Nick: “That actually gets to my next question. The argument that you hear a lot even from people who are might be skeptical about markets, and they are well it delivers the goods right, so it’s efficient gets the goods and services when we want them, but you are going beyond that a little but that is not your primary justification you mentioned about flourishing, can you just talk a little bit more about your views of this aspect of it, because I think it is one possibly less appreciated aspects of what a market system does, or is capable of doing.”

 Professor Hill: “Many defenses of markets where you start with material goods. Markets produce a lot. I think it is important and the reduction of poverty is clearly a moral good, but human flourishing is the ability to act in a moral manner is very crucial and part of that means we have to have the freedom to act upon on how we want to order the world. There should be some sort of limits on that and one of arguments that I make is that market capitalism is both a system of opportunity but a system of boundaries, and boundaries actually come through private property rights. If you look at it as a historical perspective of private property rights mean the rich the powerful and the elite are constrained much more in terms of what they can do to the powerless, and the marginalized, and the people that are kind of outside where the perimeters of the systems there are alternatives. Kind of this Utopian idea, that if we get rid of private property they seem to think the powerless are going to gain power. I actually see the opposite. That private property is fundamental towards the protection of the rights, and the opportunity to flourish of the people who don’t have these sorts of opportunities.”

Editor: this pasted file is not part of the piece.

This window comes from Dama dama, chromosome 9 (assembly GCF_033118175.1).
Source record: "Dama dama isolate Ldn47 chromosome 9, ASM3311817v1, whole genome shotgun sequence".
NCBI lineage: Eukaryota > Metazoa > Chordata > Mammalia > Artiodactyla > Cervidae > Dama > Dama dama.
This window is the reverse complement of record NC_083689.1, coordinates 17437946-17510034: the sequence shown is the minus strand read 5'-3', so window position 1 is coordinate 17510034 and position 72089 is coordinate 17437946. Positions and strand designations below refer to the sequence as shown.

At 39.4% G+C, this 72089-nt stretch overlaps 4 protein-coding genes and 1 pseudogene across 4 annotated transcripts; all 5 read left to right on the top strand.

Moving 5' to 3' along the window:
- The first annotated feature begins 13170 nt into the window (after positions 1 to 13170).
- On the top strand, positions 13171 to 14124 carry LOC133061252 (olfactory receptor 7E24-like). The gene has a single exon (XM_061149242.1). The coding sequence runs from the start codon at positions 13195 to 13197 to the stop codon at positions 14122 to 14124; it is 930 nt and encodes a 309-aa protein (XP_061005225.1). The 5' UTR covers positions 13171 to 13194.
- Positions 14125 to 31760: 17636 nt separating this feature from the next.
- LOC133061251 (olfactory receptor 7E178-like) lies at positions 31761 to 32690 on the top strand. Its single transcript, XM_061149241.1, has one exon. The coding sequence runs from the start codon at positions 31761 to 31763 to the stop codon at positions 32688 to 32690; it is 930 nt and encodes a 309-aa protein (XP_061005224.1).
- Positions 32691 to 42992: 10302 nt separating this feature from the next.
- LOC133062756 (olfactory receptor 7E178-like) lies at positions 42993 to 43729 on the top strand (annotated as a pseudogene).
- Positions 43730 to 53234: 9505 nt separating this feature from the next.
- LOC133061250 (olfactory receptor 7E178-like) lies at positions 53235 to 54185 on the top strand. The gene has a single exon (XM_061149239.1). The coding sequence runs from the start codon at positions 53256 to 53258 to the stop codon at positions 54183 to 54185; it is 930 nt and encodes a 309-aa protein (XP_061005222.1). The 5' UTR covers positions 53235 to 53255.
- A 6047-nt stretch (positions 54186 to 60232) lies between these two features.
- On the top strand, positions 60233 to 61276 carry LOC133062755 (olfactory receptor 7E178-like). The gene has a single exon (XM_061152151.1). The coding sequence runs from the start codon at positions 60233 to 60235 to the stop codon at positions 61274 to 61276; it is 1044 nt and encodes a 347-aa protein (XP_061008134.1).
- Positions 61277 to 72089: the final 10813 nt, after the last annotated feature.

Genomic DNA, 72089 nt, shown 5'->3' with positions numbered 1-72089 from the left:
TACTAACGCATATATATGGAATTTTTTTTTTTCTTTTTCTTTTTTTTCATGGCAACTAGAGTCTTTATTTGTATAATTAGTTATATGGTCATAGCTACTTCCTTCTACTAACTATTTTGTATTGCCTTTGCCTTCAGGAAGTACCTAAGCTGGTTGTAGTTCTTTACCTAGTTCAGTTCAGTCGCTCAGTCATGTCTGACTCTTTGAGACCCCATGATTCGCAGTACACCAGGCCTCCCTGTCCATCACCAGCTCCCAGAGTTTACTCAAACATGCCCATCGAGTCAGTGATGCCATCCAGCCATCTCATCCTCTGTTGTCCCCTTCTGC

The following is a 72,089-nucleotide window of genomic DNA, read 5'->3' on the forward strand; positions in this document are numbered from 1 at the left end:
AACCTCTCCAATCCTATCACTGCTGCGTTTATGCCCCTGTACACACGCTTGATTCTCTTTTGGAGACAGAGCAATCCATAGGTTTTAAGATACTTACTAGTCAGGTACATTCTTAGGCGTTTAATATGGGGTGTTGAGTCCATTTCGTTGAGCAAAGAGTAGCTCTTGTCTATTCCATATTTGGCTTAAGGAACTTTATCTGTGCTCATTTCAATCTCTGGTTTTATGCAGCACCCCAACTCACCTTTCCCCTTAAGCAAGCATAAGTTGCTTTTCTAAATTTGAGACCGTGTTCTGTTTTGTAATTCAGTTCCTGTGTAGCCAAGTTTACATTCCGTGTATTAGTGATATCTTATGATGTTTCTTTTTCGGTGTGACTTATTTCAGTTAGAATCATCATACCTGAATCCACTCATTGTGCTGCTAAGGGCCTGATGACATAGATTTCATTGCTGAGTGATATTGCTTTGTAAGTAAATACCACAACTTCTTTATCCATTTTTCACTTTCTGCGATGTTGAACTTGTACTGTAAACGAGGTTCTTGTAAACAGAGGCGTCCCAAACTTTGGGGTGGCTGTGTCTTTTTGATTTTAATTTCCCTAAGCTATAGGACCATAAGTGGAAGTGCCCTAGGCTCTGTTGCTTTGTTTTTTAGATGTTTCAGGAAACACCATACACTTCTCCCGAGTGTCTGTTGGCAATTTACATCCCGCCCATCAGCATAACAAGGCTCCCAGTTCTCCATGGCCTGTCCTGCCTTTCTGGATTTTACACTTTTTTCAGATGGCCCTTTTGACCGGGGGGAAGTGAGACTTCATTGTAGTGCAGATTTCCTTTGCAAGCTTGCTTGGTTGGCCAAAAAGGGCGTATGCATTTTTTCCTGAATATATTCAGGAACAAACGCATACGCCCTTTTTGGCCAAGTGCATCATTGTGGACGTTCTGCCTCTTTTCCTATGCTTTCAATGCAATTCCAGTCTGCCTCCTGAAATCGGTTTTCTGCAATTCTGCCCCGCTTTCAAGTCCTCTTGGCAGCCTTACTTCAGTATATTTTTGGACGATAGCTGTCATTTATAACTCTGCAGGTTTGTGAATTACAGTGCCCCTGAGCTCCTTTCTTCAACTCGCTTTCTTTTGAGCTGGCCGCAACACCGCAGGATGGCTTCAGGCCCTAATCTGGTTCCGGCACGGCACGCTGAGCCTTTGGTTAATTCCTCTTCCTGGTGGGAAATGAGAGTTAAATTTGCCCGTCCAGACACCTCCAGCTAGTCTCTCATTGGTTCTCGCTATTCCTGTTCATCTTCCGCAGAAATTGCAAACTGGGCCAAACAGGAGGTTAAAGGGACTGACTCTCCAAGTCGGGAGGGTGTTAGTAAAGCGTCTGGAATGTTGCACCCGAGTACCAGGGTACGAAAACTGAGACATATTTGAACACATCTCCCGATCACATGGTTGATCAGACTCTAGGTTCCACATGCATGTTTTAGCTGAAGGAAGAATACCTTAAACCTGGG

Nick: “Well, P.J. Hill, thank you so much for joining us for American conversations, I am Nick Schultz.”

Professor Hill: “Thank you.”

 

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Interview - American Enterprise Institute
P.J. Hill is professor emeritus of economics at Wheaton College in Wheaton, Illinois and a Senior Fellow at PERC.An economic historian by training, Hill has written on institutional change and the evolution of property rights. His book with Terry Anderson, The Not So Wild, Wild West, challenged many of the traditional theories of how the West was...